Ajax Calls Using Fetch

I've got to level with you, when I made this post about AJAX almost all of my experience with AJAX was with jQuery.

When I was writing that post, I figured I'd do with AJAX what I had been doing with other topics, namley try to do the thing without any of the libraries I usually use and see how far I got.

Problem is, you have to write all this boilerplate code I didn't get into just to make sure your AJAX calls are compatible across browsers. It's way too complicated for what it is. There's a reason people usually use libraries for this kind of thing.

Thankfully, there's an effort to make this whole AJAX thing easier, the fetch api. It's a proposed new standard for handling AJAX calls in the browser.

To demonstrate, I'll create a small project like I always do:


Here's the code for the backend:

    express = require('express'),
    body_parser = require('body-parser'),
    app = express()

app.set('view engine', 'pug')  
app.use(body_parser.urlencoded({extended: false}))  

app.get('/', function (req, res) {  

app.post('/ajax', function (req, res) {  
            `This comes from an AJAX POST call!`
            + `The message sent to the server was `
            + `"${req.body.data.message}"`

app.listen(3000, function () {  
    console.log('Example app listening on port 3000!')

From the top: we've got your basic setup code for express. Then we've got our routes, the first one being the index page to our little app, the next one being a response to a POST request.

The markup isn't anything special, just a header and a button:

        title AJAX
        h1(id='message') You haven't clicked it yet
        button(id='clickit') click it

Here's the code for the front-end:


document.querySelector('#clickit').onclick = () =>  
    fetch('/ajax', {
        method: 'post',
        headers: {
            'Accept': 'application/json',
            'Content-Type': 'application/json'
        body: JSON.stringify({
            data: {
                message: 'You are a penguin'
    .then(function(response) {
        return response.json()
    }).then(function(json) {
        console.log('parsed json', json)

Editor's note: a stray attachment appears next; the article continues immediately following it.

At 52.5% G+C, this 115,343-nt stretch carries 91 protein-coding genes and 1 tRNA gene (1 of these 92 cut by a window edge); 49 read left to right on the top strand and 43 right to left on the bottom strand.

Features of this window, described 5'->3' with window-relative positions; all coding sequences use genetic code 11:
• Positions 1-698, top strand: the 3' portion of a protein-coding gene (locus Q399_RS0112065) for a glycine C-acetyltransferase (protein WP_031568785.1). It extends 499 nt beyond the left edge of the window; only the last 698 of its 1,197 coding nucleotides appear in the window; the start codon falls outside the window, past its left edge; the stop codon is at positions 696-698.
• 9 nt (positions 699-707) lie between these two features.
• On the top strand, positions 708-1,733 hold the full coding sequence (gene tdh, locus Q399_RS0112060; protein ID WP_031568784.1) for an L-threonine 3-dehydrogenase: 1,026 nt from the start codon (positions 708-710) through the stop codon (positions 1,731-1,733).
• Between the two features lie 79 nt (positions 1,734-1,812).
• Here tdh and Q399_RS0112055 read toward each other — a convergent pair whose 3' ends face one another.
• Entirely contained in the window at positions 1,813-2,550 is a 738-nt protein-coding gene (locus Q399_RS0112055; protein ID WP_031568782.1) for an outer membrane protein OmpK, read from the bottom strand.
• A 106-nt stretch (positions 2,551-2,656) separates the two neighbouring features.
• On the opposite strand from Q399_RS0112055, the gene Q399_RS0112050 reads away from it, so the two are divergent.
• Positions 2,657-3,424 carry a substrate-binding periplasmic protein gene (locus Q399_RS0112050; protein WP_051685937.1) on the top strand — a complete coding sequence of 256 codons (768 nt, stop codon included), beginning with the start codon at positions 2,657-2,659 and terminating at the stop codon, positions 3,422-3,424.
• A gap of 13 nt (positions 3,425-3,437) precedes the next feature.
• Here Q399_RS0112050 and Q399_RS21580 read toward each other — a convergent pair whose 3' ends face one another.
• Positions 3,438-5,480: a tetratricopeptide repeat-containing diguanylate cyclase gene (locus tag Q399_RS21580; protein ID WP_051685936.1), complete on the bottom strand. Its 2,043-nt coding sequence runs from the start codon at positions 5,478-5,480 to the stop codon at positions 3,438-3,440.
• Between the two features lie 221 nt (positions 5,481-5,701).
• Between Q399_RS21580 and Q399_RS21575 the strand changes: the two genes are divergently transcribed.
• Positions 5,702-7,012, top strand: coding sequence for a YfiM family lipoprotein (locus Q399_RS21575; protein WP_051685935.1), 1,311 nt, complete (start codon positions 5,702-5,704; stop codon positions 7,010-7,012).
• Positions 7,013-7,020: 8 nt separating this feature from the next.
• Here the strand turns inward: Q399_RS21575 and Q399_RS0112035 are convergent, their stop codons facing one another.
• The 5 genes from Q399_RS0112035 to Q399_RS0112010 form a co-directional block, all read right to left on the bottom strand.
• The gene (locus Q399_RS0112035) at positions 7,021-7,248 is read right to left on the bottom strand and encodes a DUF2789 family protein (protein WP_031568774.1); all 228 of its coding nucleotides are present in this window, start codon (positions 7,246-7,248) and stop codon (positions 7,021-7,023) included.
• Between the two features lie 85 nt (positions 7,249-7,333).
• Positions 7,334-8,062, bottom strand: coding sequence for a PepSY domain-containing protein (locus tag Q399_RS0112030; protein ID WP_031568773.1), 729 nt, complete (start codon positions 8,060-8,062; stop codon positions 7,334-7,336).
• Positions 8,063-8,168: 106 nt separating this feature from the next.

}).catch(function(ex) {
        console.log('parsing failed', ex)

In order to get this to work, the front-end is going to need to have the whatwg-fetch npm module. whatwg-fetch is github's implementation of the fetch api, which is not yet implemented in all browsers.

Also, depending on your browser version, you might need the babel promise polyfill. I didn't need it in the versions of Chrome, Firefox, and Safari that I've got, so you probably don't need it either, but I thought I'd mention it just in case.

With all that out of the way, what's going on with the front-end code?

From the top: we include whatwg-fetch. No need to assign it to a variable, it'll just float around globally for us to use.

Next, we've got an on-click on our button. The callback we give it is what does the ajax call.

First we call the fetch function. We tell it we're going to make a POST request (just replace this bit with get, put, delete or whatever you need when you use fetch), set the header for JSON data, and give it a payload in the form of a string-ifed JSON object.

Next, our server responds. How fetch handles this response may look a little weird to you if you've never encountered promises before.

I'll blog about them in more detail in a later post, but for now I'll tell you that promises are a new way of handling asynchronous code in JavaScript. Instead of using simple callbacks, we create an object called a promise. A promise is an object that represents a value you'll get in the future. It has a number of methods, but for now we'll focus on then and catch.

A promise's then method takes a callback that will execute when the asynchronous event the promise represents happens. What's cool about then, is that you can return another promise in your then callback to create a chain of asynchronous events.

To handle this new promise, just call .then on your .then and you can handle this new asynchronous event without creating a pyramid of callbacks. You can chain .thens as long as you want: .then(f1).then(f2).then(f3)...

In this example, fetch returns a promise that resolves when we get the response back from our server. The response is an object with a method called json, which returns another promise. We handle this promise by calling .then on our .then.

Finally, we put a .catch at the end of this chain just in case something goes wrong. One of cool things about a promise chain is that you can make it as long as you like and put a catch at the end to handle any errors that might occur along your promise chain.

I think this is a nicer way to handle AJAX, but it's not the coolest part. Wait until I get to blog at you about generators... :)

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